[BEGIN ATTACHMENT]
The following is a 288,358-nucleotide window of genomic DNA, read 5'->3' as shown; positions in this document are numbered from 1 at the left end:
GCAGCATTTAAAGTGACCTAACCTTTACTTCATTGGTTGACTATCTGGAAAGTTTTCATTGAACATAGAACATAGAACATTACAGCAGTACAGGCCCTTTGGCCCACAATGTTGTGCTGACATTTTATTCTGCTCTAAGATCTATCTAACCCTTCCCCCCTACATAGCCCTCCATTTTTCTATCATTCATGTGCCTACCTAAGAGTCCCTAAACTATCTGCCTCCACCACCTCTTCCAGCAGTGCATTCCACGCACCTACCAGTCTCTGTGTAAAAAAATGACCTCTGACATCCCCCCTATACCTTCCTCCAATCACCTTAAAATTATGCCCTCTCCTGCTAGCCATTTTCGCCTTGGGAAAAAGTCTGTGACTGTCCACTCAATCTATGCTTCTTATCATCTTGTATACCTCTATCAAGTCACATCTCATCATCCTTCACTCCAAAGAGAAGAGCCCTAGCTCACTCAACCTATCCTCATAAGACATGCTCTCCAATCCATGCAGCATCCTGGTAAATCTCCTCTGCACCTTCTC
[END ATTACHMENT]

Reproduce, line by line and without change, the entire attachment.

The following is a 288,358-nucleotide window of genomic DNA, read 5'->3' as shown; positions in this document are numbered from 1 at the left end:
GCAGCATTTAAAGTGACCTAACCTTTACTTCATTGGTTGACTATCTGGAAAGTTTTCATTGAACATAGAACATAGAACATTACAGCAGTACAGGCCCTTTGGCCCACAATGTTGTGCTGACATTTTATTCTGCTCTAAGATCTATCTAACCCTTCCCCCCTACATAGCCCTCCATTTTTCTATCATTCATGTGCCTACCTAAGAGTCCCTAAACTATCTGCCTCCACCACCTCTTCCAGCAGTGCATTCCACGCACCTACCAGTCTCTGTGTAAAAAAATGACCTCTGACATCCCCCCTATACCTTCCTCCAATCACCTTAAAATTATGCCCTCTCCTGCTAGCCATTTTCGCCTTGGGAAAAAGTCTGTGACTGTCCACTCAATCTATGCTTCTTATCATCTTGTATACCTCTATCAAGTCACATCTCATCATCCTTCACTCCAAAGAGAAGAGCCCTAGCTCACTCAACCTATCCTCATAAGACATGCTCTCCAATCCATGCAGCATCCTGGTAAATCTCCTCTGCACCTTCTC